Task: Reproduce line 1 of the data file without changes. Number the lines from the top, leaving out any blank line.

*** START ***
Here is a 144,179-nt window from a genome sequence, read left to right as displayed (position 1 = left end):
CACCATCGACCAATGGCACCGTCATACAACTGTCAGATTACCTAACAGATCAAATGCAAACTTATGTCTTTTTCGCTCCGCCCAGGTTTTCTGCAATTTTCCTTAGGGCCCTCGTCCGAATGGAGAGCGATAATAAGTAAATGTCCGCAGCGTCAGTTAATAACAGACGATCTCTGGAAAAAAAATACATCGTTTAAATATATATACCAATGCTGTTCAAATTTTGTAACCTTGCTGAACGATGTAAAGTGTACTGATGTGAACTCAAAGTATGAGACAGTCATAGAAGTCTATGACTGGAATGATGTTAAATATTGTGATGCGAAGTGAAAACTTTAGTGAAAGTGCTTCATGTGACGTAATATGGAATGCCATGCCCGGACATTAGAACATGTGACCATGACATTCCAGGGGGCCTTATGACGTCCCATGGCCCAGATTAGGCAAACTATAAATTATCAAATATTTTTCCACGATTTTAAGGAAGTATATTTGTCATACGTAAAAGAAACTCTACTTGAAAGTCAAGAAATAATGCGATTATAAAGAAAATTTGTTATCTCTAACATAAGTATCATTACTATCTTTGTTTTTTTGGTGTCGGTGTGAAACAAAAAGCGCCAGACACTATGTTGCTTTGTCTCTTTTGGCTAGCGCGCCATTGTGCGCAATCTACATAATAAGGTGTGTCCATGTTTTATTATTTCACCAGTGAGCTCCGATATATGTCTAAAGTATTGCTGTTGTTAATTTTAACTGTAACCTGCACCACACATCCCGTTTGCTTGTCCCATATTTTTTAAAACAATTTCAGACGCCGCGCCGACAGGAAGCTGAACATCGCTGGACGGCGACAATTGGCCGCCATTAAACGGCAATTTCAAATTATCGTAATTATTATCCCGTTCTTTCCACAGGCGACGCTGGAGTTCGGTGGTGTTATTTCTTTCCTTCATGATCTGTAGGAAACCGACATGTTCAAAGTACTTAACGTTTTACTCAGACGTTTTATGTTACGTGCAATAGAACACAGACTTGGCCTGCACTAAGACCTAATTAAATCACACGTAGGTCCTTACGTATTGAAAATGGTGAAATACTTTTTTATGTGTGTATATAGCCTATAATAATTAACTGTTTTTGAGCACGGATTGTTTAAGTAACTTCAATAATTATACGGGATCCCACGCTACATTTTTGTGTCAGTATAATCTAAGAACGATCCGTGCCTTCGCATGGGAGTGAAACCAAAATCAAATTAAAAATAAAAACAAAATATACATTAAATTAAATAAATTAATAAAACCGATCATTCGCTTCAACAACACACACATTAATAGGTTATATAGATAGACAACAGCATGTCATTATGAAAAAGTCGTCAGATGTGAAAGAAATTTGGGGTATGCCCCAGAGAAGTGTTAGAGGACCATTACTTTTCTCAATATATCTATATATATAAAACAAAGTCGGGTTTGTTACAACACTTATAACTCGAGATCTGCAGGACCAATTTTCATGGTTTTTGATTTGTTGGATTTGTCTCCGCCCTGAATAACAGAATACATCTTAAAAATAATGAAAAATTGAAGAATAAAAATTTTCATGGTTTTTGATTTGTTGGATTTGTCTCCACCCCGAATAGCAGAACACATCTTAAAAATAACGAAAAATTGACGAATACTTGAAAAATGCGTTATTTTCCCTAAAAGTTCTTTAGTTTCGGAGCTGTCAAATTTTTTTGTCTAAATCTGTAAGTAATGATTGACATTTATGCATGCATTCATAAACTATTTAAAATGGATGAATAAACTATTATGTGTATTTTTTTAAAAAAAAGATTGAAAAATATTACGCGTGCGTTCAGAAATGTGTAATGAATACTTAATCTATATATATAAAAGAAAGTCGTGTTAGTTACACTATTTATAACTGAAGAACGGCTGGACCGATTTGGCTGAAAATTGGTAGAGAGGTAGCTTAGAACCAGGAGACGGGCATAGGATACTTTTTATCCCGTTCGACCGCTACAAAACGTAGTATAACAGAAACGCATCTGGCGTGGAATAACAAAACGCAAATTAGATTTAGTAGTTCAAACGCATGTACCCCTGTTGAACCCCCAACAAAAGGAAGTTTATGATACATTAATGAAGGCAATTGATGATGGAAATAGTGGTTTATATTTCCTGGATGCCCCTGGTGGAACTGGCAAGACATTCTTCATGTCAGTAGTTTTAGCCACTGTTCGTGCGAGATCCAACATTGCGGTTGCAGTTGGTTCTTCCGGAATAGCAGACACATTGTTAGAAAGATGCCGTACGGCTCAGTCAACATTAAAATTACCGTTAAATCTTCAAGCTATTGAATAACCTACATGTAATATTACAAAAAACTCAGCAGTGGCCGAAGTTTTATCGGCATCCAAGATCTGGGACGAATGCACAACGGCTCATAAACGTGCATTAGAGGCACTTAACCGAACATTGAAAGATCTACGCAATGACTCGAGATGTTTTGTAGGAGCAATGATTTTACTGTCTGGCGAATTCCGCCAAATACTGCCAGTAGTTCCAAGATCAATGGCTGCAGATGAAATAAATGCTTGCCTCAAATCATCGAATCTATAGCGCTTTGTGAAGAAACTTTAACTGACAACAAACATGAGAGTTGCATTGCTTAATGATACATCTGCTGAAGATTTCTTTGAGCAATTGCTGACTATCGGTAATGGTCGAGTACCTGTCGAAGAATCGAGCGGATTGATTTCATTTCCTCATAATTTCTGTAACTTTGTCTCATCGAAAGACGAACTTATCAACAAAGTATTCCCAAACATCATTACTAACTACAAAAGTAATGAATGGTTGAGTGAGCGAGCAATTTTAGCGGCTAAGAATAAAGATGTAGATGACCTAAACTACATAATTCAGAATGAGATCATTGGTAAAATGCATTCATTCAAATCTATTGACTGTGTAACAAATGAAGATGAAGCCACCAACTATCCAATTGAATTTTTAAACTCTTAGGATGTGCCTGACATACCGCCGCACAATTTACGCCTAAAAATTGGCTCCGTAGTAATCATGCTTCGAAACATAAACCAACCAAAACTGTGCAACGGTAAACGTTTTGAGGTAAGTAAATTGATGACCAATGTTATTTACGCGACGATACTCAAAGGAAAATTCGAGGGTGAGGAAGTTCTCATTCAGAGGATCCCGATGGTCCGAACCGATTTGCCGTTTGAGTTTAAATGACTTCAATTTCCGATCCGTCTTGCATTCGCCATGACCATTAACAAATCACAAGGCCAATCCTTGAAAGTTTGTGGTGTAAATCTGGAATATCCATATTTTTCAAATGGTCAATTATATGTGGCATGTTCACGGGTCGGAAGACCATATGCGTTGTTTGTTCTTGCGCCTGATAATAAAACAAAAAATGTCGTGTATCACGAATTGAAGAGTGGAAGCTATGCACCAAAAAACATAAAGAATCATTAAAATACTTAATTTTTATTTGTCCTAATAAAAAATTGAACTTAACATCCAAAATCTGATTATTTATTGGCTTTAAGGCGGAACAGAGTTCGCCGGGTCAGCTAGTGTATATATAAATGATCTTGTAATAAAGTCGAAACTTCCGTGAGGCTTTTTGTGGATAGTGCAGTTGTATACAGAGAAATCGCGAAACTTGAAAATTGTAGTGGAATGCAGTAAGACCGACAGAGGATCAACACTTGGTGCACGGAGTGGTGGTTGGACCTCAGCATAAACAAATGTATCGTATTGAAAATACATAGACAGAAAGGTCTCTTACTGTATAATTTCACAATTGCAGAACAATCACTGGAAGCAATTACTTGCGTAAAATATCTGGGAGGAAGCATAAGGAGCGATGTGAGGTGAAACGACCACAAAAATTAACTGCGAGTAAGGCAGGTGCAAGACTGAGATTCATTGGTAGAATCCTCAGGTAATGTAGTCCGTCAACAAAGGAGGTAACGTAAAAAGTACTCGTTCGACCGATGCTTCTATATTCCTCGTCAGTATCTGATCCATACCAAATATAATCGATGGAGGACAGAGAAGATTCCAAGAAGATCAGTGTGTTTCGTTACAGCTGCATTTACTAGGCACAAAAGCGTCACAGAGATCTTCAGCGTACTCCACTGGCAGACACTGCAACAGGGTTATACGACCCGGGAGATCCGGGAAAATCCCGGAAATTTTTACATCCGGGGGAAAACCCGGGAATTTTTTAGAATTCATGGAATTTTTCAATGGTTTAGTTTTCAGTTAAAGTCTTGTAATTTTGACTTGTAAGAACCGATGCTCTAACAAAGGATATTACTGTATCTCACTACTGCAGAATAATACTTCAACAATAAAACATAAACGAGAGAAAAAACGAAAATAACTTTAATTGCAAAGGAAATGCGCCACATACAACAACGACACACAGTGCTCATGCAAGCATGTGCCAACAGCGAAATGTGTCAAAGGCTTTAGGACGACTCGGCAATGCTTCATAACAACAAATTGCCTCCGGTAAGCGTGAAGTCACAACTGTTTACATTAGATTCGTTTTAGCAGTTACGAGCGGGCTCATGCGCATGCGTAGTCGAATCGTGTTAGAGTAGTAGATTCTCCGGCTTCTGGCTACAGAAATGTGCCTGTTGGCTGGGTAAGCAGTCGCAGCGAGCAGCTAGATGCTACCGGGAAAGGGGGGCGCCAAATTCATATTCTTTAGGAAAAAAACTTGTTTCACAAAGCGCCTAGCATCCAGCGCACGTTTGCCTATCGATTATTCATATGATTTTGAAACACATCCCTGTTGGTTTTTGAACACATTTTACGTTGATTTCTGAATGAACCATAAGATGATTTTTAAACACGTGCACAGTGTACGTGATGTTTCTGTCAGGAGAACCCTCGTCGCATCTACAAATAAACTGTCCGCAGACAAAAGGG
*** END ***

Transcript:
Here is a 144,179-nt window from a genome sequence, read left to right as displayed (position 1 = left end):